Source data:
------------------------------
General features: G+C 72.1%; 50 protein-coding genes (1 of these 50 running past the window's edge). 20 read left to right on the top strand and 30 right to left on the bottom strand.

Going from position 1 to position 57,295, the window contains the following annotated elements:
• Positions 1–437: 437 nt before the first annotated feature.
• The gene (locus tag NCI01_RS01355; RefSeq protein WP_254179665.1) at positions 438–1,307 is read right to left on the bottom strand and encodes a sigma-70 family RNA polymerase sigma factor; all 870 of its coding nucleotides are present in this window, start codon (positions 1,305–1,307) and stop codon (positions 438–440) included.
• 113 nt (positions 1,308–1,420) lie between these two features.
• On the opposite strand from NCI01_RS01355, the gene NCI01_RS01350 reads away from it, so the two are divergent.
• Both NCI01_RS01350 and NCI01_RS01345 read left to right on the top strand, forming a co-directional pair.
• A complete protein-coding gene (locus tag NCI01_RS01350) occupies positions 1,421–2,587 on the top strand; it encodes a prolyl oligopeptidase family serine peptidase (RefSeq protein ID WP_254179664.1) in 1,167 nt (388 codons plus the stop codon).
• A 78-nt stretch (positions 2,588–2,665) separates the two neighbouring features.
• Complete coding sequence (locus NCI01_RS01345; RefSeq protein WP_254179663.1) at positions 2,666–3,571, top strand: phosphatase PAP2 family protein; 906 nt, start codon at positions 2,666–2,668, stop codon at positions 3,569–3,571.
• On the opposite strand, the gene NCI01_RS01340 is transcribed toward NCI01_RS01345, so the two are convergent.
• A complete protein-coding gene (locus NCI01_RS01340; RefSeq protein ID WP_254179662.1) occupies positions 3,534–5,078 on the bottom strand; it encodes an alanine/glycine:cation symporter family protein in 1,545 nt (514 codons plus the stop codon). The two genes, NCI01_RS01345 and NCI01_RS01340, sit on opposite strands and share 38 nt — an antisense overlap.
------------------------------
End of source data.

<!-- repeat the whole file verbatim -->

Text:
General features: G+C 72.1%; 50 protein-coding genes (1 of these 50 running past the window's edge). 20 read left to right on the top strand and 30 right to left on the bottom strand.

Going from position 1 to position 57,295, the window contains the following annotated elements:
• Positions 1–437: 437 nt before the first annotated feature.
• The gene (locus tag NCI01_RS01355; RefSeq protein WP_254179665.1) at positions 438–1,307 is read right to left on the bottom strand and encodes a sigma-70 family RNA polymerase sigma factor; all 870 of its coding nucleotides are present in this window, start codon (positions 1,305–1,307) and stop codon (positions 438–440) included.
• 113 nt (positions 1,308–1,420) lie between these two features.
• On the opposite strand from NCI01_RS01355, the gene NCI01_RS01350 reads away from it, so the two are divergent.
• Both NCI01_RS01350 and NCI01_RS01345 read left to right on the top strand, forming a co-directional pair.
• A complete protein-coding gene (locus tag NCI01_RS01350) occupies positions 1,421–2,587 on the top strand; it encodes a prolyl oligopeptidase family serine peptidase (RefSeq protein ID WP_254179664.1) in 1,167 nt (388 codons plus the stop codon).
• A 78-nt stretch (positions 2,588–2,665) separates the two neighbouring features.
• Complete coding sequence (locus NCI01_RS01345; RefSeq protein WP_254179663.1) at positions 2,666–3,571, top strand: phosphatase PAP2 family protein; 906 nt, start codon at positions 2,666–2,668, stop codon at positions 3,569–3,571.
• On the opposite strand, the gene NCI01_RS01340 is transcribed toward NCI01_RS01345, so the two are convergent.
• A complete protein-coding gene (locus NCI01_RS01340; RefSeq protein ID WP_254179662.1) occupies positions 3,534–5,078 on the bottom strand; it encodes an alanine/glycine:cation symporter family protein in 1,545 nt (514 codons plus the stop codon). The two genes, NCI01_RS01345 and NCI01_RS01340, sit on opposite strands and share 38 nt — an antisense overlap.